Humans of LWR: Ahmed Oudou, Staff Driver in Niger

Niger Staff Driver Ahmed

Drivers are some of my favorite co-workers.

Drivers are often in the shadows but play a crucial role in LWR’s work. They keep us safe while dodging pot holes, avoiding cattle crossing the street, and (usually!) ensuring the vehicle doesn’t get stuck in the mud. Road conditions, laws, and driving norms in developing countries can be very different from the U.S., and LWR staff drivers are more familiar about the local laws and the driving culture. I spend a lot of time with drivers, whether stuck in city traffic, or on a long-distance road trip to visit rural villages. I’ve passed many hours learning about their families, chatting about politics, or explaining the complicated U.S. election system.

They have the longest work day: early in the morning, they have to leave home to get the vehicle at the office; they aim to be early to pick you up (in case there are traffic delays); then at the end of the day, when everyone’s done, they have to clean the vehicle – inside and out – to be ready for the next day, before going home.

I can snooze on long-distance trips, but the driver can’t. I can make work calls when stuck in traffic, but the driver has to stay focused.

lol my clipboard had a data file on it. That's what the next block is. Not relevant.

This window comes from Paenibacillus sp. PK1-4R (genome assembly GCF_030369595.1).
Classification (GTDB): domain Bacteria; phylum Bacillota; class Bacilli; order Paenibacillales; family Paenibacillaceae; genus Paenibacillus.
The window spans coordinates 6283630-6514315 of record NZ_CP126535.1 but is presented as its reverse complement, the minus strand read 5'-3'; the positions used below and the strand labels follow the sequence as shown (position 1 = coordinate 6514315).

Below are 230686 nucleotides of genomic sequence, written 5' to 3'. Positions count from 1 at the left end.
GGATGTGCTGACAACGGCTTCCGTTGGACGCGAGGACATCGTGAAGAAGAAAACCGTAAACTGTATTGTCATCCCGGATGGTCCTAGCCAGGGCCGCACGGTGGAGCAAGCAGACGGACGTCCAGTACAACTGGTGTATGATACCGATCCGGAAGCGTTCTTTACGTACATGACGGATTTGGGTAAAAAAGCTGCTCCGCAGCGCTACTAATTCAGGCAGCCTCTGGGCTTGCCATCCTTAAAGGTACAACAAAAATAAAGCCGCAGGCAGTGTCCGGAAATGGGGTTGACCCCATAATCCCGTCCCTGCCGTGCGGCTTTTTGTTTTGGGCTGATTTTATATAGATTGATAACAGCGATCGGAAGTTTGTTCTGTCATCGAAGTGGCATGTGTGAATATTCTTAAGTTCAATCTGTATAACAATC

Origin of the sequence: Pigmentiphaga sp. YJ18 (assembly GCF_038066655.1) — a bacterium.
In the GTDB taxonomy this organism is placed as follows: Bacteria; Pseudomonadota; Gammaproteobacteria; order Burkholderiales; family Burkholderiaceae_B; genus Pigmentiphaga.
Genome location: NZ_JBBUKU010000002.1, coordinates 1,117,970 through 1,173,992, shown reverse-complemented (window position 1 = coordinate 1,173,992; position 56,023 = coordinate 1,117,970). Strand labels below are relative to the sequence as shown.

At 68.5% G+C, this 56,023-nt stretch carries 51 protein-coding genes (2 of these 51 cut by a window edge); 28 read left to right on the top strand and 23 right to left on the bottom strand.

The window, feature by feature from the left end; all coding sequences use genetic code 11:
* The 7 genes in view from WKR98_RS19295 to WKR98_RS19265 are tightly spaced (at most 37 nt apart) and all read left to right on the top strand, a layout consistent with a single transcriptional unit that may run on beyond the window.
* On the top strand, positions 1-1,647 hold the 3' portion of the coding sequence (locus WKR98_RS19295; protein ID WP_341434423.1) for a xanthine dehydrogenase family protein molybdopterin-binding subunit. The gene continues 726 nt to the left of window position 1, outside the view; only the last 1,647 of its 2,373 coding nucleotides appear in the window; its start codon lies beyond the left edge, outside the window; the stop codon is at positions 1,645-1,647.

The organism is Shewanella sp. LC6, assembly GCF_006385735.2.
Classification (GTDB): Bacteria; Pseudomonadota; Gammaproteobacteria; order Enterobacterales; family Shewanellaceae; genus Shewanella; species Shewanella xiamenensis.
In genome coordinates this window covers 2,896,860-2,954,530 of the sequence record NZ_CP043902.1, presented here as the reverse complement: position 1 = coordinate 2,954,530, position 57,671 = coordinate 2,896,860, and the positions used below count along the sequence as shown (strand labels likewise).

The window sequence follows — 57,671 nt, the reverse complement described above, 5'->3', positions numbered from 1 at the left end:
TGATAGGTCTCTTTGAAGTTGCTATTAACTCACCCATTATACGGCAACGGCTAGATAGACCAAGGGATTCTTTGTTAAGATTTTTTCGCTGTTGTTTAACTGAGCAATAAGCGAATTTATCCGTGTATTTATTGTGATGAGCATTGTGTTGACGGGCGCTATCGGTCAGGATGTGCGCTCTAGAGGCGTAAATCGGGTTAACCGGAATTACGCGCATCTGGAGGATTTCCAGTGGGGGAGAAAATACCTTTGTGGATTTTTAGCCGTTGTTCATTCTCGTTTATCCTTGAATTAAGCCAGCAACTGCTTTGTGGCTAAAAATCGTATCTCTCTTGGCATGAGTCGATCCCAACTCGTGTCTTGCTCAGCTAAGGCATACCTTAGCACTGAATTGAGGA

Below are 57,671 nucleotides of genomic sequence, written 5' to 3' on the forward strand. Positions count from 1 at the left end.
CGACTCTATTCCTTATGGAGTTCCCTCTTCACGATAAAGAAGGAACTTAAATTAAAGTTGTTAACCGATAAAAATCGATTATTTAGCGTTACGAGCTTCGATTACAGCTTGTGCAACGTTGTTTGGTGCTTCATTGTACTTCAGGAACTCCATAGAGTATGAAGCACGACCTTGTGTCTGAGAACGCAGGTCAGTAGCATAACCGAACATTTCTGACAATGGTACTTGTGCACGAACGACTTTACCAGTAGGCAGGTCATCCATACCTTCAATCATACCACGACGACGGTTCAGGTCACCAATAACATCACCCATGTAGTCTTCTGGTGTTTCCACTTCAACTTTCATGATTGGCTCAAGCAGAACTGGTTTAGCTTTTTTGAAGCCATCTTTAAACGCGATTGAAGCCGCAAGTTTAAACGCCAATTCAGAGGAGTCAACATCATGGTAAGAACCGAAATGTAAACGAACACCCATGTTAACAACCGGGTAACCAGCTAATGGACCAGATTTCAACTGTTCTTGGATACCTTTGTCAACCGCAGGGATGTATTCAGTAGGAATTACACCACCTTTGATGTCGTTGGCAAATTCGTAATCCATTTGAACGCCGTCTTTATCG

Ahmed Oudou has been with LWR in Niger for the past eight years. During this period, he got married and had two girls, now aged six and three. He’s away from home a lot. But he enjoys his work.

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He’s a “city boy,” from Niamey, but thanks to this job, he’s been able to see different parts of Niger, and neighboring Burkina Faso and Mali. He’s seen the challenges many small-scale farmers and herders face, but he’s also seen their successes. One of the visits that made an impression on him was visiting in the valley of Adouna, in the region of Tahoua. LWR was visiting farmers who irrigate their vegetable crops (onions, tomatoes, and such) using water from a small dam. He saw the bounty of food they were able to produce and was overjoyed to enjoy some grilled fish with them, fished from the river. At that moment, he realized how complicated urban life was and that there was so much to be appreciated in the simple life of a farmer.


The Humans of LWR series seeks to provide a glimpse into the lives of the people who joined us in the mission of ending poverty, injustice and human suffering.